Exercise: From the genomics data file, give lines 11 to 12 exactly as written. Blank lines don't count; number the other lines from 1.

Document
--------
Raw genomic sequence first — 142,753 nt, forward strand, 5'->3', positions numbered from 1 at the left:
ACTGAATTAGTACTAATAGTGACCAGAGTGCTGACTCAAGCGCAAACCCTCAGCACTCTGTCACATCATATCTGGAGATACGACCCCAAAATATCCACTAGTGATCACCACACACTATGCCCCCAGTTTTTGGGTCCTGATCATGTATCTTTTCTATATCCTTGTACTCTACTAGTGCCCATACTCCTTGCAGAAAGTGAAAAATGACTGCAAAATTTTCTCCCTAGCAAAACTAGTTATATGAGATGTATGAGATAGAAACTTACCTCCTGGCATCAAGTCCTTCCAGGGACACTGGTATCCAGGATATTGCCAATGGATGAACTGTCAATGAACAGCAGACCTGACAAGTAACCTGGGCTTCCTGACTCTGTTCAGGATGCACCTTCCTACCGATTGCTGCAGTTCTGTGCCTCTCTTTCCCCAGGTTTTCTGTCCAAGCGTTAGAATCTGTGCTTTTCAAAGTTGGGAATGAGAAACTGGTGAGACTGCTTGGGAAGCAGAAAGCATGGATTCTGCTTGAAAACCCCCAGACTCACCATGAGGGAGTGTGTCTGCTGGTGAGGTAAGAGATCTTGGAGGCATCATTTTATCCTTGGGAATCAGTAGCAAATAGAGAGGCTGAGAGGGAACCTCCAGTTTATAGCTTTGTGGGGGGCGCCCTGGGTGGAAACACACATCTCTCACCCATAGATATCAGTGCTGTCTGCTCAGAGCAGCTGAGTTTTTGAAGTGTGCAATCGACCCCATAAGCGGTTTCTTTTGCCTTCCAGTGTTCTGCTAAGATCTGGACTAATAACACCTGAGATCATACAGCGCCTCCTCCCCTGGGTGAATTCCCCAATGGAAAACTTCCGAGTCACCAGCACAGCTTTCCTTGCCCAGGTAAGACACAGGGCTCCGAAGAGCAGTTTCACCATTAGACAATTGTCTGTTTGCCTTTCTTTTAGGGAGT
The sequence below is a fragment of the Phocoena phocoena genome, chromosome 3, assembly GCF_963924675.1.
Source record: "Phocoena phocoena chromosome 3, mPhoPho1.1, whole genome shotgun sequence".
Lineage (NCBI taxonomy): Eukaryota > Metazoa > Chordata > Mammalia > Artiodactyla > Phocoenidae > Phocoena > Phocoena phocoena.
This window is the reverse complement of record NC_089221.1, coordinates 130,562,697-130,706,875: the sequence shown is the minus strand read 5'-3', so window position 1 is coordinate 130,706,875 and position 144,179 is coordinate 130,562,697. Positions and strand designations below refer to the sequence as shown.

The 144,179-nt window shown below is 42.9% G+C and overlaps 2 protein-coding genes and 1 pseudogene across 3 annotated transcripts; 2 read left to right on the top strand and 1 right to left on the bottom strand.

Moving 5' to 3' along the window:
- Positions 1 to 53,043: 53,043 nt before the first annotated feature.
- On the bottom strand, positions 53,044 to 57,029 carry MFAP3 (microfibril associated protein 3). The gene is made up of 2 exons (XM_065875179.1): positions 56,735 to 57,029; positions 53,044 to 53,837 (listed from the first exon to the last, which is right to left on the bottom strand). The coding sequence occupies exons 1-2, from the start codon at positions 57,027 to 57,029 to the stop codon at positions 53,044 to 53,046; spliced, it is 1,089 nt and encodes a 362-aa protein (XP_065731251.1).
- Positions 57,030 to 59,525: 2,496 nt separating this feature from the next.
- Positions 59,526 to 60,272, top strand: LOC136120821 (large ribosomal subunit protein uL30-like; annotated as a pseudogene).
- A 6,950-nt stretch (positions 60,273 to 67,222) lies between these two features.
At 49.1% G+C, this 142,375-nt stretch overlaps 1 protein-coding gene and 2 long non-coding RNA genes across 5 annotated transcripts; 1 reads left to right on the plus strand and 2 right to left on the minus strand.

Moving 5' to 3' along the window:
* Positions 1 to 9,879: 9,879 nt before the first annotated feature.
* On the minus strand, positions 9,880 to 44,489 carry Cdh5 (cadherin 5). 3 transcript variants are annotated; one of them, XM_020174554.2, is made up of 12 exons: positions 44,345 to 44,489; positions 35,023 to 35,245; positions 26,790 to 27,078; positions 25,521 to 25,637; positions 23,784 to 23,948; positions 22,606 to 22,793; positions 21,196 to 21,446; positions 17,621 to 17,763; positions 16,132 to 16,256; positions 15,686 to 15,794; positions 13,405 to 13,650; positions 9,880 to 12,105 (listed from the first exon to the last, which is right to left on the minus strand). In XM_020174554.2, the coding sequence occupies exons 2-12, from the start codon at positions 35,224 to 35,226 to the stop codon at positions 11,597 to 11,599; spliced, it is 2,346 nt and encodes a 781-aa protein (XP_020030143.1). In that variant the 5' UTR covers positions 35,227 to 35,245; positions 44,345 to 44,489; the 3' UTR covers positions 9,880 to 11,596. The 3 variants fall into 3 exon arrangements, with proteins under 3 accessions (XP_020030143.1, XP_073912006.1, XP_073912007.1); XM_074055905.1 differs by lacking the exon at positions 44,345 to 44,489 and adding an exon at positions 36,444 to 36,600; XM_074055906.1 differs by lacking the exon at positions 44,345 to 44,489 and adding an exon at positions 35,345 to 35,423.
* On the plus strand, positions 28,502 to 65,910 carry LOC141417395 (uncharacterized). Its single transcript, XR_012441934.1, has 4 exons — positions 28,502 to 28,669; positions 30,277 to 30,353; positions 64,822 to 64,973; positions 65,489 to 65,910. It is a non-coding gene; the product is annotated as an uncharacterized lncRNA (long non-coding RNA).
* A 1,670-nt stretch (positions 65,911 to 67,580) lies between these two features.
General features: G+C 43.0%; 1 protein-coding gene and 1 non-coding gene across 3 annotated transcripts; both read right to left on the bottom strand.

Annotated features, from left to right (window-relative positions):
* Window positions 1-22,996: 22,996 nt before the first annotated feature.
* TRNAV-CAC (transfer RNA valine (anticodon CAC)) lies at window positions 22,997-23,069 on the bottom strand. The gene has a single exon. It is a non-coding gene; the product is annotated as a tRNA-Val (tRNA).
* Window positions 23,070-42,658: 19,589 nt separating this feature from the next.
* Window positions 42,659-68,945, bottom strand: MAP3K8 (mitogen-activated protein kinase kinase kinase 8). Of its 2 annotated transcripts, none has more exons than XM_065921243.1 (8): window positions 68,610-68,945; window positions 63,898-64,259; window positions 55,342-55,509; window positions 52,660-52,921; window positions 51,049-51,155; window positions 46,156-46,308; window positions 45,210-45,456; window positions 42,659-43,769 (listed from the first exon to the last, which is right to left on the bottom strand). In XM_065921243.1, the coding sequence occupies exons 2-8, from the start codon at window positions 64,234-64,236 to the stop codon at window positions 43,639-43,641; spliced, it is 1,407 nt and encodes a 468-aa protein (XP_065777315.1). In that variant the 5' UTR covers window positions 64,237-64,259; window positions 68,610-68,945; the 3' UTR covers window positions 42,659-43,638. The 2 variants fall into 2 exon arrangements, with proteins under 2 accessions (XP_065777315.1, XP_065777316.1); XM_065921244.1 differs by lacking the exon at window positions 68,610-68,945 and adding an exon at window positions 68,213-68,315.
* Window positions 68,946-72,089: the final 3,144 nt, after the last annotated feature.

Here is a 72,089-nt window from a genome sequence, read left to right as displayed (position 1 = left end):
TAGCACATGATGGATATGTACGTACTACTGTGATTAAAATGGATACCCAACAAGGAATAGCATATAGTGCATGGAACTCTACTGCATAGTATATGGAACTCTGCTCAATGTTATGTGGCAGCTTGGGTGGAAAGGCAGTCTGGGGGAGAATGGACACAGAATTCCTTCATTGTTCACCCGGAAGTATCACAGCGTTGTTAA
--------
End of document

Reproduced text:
- Positions 57,030 to 59,525: 2,496 nt separating this feature from the next.
- Positions 59,526 to 60,272, top strand: LOC136120821 (large ribosomal subunit protein uL30-like; annotated as a pseudogene).